We would love to have spent the day on the beach; however we had a long drive back to Avignon. (We did have time to have a drink on one of the many sea-front café’s!)
Next time we are in the Camargue, we will spend a night or two at Stes-Maries, and make sure to spend at least one afternoon horse riding.
On the way back, we chanced upon the Perfume Museum, where we spend some time learning the history of perfume, and we able to smell about 50 different essential oils.
The Pont de Gard is an old Roman aqueduct which was build around 19BC. That is over 2000 years ago. The aqueduct is now in the middle of a nature park, with lovely paths meandering through the greenery. If you walk down to the river, there are loads of places where you can sit on the bank and have a picnic. Unfortunately when we arrived it was raining, so we had our picnic in the car in the parking lot!
Fortunately the rain stopped and we were able to walk down to the bridge. The walk is only about five minutes from the car park. The bridge is very grand-looking in the pictures, but far more so in real life. It is built as three sets of arches. The first is about 20m high (you can walk across at this level), the second level is also 20m, and the final level is 5m high. The water course would have moved through the top level. The total length of the bridge is about 265m. It was quite intimidating to see this hugh bridge towering above me. If you look carefully at the pic on the right, you can see how huge the bridge is compared to the people below. You are standing on the first level, and looking up at the second and third levels.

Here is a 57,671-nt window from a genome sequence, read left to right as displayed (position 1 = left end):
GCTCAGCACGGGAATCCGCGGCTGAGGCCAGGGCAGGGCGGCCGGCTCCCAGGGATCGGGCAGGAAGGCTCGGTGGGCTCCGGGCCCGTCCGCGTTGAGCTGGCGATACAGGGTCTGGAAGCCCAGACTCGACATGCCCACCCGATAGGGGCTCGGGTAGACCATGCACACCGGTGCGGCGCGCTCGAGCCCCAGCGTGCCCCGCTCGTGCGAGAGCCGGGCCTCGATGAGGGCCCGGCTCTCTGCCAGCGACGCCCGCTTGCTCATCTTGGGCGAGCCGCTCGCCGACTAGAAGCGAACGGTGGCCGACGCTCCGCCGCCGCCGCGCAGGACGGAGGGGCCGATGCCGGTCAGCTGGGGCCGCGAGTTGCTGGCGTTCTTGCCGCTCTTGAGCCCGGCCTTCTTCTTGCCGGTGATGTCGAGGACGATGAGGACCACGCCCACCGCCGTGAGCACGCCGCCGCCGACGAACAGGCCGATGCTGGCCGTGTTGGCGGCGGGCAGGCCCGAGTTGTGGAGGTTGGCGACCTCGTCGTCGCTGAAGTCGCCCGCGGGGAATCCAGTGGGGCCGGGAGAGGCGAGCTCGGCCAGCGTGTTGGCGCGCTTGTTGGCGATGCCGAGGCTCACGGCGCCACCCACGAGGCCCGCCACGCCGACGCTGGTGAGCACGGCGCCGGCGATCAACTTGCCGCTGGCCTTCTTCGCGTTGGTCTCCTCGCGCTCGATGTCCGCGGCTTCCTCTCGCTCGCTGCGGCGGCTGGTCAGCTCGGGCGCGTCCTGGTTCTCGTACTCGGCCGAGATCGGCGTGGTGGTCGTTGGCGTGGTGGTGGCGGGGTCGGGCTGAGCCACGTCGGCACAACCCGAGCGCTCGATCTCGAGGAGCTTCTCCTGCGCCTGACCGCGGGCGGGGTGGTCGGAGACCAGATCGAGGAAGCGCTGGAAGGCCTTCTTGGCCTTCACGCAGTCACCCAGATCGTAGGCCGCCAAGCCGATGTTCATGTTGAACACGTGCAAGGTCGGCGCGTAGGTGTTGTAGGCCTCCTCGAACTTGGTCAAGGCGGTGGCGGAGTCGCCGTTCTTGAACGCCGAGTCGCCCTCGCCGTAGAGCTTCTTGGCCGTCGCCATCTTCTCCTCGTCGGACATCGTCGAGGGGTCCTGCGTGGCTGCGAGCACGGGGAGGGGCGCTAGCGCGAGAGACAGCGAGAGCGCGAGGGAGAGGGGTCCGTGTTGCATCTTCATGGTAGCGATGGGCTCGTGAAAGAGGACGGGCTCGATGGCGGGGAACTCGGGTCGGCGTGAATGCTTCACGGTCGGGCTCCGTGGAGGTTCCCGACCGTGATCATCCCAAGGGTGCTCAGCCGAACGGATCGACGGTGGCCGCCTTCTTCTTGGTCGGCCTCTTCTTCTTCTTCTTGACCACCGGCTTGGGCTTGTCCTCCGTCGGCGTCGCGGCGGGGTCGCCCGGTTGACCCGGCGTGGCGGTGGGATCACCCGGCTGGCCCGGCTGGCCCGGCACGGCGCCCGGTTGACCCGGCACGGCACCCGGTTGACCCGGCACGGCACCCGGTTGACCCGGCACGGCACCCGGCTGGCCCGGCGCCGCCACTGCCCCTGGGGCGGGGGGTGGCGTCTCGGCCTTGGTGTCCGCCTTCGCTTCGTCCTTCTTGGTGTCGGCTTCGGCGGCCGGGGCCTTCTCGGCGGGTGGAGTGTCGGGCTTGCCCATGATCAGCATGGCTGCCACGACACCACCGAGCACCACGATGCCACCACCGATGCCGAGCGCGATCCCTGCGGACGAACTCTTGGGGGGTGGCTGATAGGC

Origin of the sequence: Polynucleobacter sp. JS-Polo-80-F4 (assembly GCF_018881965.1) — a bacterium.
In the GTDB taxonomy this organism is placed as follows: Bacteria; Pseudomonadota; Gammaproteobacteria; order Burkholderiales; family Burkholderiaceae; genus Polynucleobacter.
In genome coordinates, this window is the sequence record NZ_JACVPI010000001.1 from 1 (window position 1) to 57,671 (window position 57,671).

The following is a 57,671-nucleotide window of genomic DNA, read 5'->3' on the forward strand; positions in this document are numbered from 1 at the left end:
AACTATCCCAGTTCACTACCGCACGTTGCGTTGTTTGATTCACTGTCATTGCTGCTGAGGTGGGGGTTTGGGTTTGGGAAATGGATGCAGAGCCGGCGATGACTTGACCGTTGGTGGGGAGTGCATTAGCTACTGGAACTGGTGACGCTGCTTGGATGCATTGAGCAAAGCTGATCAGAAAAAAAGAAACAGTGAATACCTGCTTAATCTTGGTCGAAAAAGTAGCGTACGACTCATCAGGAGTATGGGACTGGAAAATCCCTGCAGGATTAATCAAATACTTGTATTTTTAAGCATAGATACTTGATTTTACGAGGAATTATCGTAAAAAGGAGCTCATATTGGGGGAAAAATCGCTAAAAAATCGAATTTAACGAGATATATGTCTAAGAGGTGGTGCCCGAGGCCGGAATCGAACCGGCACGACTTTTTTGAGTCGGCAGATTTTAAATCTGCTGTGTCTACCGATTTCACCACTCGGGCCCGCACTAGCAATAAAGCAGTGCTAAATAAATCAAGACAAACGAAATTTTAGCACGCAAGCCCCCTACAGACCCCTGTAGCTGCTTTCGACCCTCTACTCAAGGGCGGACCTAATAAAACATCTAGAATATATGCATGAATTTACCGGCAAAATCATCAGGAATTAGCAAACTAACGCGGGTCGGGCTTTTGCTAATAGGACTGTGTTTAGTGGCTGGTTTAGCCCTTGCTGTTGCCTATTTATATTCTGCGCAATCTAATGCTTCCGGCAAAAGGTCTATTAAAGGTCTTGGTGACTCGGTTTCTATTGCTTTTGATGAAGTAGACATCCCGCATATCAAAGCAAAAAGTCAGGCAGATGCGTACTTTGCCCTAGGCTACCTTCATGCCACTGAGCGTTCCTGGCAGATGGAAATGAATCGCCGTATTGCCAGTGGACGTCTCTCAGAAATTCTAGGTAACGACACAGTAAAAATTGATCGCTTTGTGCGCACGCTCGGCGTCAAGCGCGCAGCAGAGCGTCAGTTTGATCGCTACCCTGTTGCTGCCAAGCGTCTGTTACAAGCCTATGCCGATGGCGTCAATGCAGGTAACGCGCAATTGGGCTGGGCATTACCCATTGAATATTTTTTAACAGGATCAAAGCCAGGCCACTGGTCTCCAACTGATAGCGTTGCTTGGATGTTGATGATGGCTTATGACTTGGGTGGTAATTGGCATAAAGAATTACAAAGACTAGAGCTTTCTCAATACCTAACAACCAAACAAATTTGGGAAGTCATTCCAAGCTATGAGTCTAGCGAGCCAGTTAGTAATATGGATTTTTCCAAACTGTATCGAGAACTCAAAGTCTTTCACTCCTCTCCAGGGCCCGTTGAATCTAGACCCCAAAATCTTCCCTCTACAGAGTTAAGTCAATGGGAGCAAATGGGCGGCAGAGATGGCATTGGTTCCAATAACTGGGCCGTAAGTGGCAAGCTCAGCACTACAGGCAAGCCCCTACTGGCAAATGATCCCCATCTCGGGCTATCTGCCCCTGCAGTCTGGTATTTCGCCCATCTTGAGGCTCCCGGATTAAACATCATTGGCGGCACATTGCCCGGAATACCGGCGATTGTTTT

The total length of the watercourse is about 50km, with a gradient if 1:3000, which means a total drop of only 15m through the entire journey. That is absolutely amazing engineering for the time. You are able to go and visit remains of the actual aqueduct itself, but it was too far a walk for today, so maybe next time.
There is also a visitor’s centre with a small museum and gift shop etc. It takes about one hour to get there from Avignon, but it is well worth it (The area is now a UNESCO World Heritage Centre).
Today I did something I have never done before. Lois and I went for a ride in a four-seater aeroplane. We saw the brochure last night at the hotel and thought “why not!”, so off we went. We took off from the Avignon airport (which is basically a small building and a single runway).
The cabin of the plane is about the size of a mini, and the engine is probably not much bigger (I am still partially convinced that the engine is just a really long elastic band). The plane honestly needed about 100m runway to take off, and a bit longer to land.
The trip was fantastic, we flew really low over the whole area, giving me a wonderful opportunity to see the landscape from above and to take some great photos. We opted for the shortest trip –which is about 25 minutes. The longest trip is about 1 ½ hours, and goes all the way to Marseilles.